Revealing my Smith Maneuver Strategy

Last updated on May 15th, 2022 at 09:27 pm

Last month I shared that I received a sizable home equity line of credit (HELOC) of $400,000 from TD. Since the new year, I planned on applying for a HELOC so I could use it to invest. So now that I have a HELOC, what’s my plan for this money? How will I use it to build wealth and reach financial independence?

Now, it should be said outright: the Smith Maneuver is an advanced strategy.

Sure, it’s not too hard to wrap one’s head around the potential benefits (and drawbacks) of leveraged investing. But that’s not what I’m talking about here. What I mean is that the Smith Maneuver is mechanically complicated, confusing, and down-right tedious.

From capitalizing interest, to adjusted cost base, return of capital and (gasp!) phanton distributions, there’s a lot to learn about and stay on top of. Much of these topics I’ll cover in more depth in future articles.

For now, let’s get into strategy.

What’s the Best Investment for the Smith Maneuver?

There are two trains of thought when it comes to picking a Smith Maneuver investment.

Many people prefer to invest in some great Canadian dividend stocks. Doing so allows them to receive tax-advantaged cash flow that can help offset their interest expenses or pay down their mortgage even quicker. The other added benefit, avoiding that annoying “return of capital,” makes tax season less headache.

Others prefer to invest in a basket of ETFs, or a single all-in-one ETF, for simplicity and maximum diversification—cash flow be damned.

I fall into the second category in that I prefer the simplicity and diversification that ETFs (and especially all-in-one ETFs) have to offer. Also, with the size of the HELOC I have at my disposal, I am not too enthusiastic about being far overweight Canadian equities in my portfolio.

Portfolio allocation
I prefer to keep my portfolio primarily invested outside of Canada.

In considering the low-MER all-in-one ETFs that offer a reasonable expectation of earning income (a requirement for the investment loan being tax-deductible), VEQT (Vanguard All-Equity ETF Portfolio) is the obvious choice. It’s inexpensive, with great diversification, and backed by a reputable ETF provider.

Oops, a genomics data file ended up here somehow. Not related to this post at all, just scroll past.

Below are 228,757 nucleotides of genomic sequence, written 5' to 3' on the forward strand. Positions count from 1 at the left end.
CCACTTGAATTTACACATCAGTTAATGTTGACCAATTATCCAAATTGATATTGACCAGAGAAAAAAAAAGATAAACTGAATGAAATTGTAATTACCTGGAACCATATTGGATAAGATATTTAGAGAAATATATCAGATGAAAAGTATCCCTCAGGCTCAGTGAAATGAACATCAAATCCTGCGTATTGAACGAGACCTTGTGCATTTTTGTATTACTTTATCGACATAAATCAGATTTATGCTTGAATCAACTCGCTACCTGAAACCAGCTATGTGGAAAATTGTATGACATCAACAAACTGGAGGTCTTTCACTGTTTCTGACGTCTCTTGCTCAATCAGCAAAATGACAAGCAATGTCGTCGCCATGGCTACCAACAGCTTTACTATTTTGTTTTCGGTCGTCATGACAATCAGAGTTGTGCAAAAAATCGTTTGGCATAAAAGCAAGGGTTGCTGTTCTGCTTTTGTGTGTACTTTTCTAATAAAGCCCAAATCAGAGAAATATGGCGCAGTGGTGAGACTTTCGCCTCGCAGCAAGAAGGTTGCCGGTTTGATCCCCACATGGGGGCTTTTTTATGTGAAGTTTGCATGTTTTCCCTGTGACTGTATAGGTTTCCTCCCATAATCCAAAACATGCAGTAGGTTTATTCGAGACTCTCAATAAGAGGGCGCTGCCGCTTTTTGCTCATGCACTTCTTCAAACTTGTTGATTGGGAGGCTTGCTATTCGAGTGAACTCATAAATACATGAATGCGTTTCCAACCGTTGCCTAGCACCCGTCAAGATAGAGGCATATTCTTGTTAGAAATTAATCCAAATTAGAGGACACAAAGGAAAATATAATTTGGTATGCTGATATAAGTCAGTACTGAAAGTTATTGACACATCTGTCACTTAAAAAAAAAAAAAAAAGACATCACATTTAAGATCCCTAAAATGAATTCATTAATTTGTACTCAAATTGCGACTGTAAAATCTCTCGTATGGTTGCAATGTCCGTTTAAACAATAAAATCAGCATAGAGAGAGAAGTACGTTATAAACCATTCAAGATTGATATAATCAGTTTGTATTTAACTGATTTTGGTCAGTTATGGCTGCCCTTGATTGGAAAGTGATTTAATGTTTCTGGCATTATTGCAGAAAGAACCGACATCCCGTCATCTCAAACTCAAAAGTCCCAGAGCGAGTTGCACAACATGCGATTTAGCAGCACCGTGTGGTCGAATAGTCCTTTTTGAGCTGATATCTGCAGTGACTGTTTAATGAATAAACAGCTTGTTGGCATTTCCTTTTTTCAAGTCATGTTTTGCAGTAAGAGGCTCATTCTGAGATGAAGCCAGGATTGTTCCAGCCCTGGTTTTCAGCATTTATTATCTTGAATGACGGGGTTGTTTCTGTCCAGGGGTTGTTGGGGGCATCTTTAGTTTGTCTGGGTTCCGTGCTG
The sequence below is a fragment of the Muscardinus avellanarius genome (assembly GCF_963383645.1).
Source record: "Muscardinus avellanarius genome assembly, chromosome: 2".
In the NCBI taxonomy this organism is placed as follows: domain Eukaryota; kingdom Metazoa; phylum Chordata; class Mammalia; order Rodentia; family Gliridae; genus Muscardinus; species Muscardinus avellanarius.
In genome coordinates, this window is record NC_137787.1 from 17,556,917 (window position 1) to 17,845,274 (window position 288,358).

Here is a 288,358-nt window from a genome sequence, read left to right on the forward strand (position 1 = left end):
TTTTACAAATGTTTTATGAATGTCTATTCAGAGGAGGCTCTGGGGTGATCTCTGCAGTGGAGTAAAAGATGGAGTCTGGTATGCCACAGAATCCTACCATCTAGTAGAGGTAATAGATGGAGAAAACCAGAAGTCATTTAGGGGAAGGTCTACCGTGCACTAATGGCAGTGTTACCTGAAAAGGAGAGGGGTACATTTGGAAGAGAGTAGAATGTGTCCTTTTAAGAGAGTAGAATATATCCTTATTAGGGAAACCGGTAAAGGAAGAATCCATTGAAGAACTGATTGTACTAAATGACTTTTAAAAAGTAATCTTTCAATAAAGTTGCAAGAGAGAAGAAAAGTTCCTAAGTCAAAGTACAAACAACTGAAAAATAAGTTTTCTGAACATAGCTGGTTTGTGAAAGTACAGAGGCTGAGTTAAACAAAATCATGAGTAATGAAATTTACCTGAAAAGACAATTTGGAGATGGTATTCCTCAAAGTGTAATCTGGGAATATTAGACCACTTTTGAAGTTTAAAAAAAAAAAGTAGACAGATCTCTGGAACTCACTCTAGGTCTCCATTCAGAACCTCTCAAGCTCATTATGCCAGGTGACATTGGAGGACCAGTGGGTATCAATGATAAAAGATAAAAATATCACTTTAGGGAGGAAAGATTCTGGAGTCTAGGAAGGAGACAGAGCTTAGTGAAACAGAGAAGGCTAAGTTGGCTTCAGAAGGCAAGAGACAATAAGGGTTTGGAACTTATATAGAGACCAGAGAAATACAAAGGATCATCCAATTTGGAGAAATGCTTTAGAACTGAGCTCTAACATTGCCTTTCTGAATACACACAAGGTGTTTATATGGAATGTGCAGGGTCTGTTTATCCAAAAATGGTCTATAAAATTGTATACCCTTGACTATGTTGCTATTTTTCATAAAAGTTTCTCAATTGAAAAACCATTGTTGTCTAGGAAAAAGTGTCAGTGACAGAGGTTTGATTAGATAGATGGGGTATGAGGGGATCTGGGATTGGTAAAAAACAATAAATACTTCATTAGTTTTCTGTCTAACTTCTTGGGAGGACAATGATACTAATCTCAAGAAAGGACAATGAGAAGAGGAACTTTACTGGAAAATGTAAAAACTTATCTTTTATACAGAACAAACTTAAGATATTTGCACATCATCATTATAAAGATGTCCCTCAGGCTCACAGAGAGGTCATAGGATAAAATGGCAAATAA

VEQT also has the added benefit of only paying dividends once per year, which makes keeping track of my adjusted cost base easier and less tedious than it would be had I chosen its competitor, XEQT (iShares Core Equity ETF Portfolio).

To Capitalize or Not To Capitalize?

Many people who first consider the Smith Maneuver grow worried about cash flow: how do you pay your mortgage AND your HELOC’s interest without impacting your day-to-day finances?

Well, as you may know, one of the sleek benefits of the Smith Maneuver is that you can set it up so that it does not impact your daily cash flow at all. This is accomplished by capitalizing the interest.

Capitalizing the interest of your HELOC is essentially using your HELOC to pay its own interest. And as long as your HELOC was used for investing, capitalizing its interest wouldn’t negatively impact the tax-deductibility of your loan. Win-win!

So I plan to capitalize my HELOC’s interest. This will allow my wife and I to do the Smith Maneuver while still using our regular employment income to contribute to our registered accounts.

Smith Maneuver Contribution Strategy

Onto my contribution strategy.

With a $400,000 HELOC, one might be tempted to go all-in and invest it all immediately in the market. While this may be a good strategy on average, I’m a little too cautious, especially with rates climbing ever higher.

Instead, I plan to take a more balanced approach. Between now and the end of 2022, I plan to dollar-cost-average $10,000 per month into VEQT. I’ll re-evaluate at the end of this year and make any adjustments as needed.

Smith Maneuver contribution
My first withdrawl from my HELOC to my 2nd Interactive Brokers account.

However, there’s a wrinkle to this strategy. I also plan to up my contribution beyond $10,000 should the market take a sizable dip.

If VEQT falls 10% from its price when I started, I’ll invest another $50,000 on top of my regular contribution. A 20% fall will inspire an additional $100 to 200k contribution. And if we see anything above a 30% decline, I’ll contribute the remainder of my available HELOC funds.

What about Margin?

It’s a good question. Those of you familiar with my leveraged investing strategy so far know that I employ margin in my Interactive Brokers (referral link) account. Doing so allowed me to buy over $40,000 of VEQT with my $25,000 Tangerine line of credit (sign up using my Orange Code 46870461S1!).

However, I am not considering using margin as part of my Smith Maneuver strategy. Mainly because the benefit is quite small for the amount of leverage I’d be comfortable using with this amount of money.

Smith Maneuver margin loan
Margin is incredibly cheap at Interactive Brokers.

As of writing, margin rates at Interactive Brokers are 2.34%, while my HELOC is at 3.5%. This may seem like a big difference, but I would only be comfortable using something like a 1.2 leverage ratio. At this ratio, I’m only saving 0.22% by using margin to supplement my HELOC—even less after taxes.

Plus, with so much liquidity at my disposal, I don’t need to tap margin to increase my investible assets: if I wanted to buy more VEQT, I could just withdraw more from my HELOC.

Thanks for Reading

I recently wrote a few articles that you may be interested in. This includes my post on Canada’s housing market in 2022 and my post on the 10 best Canadian dividend stocks. Consider giving those a read if you think they’ll help you on your financial journey!

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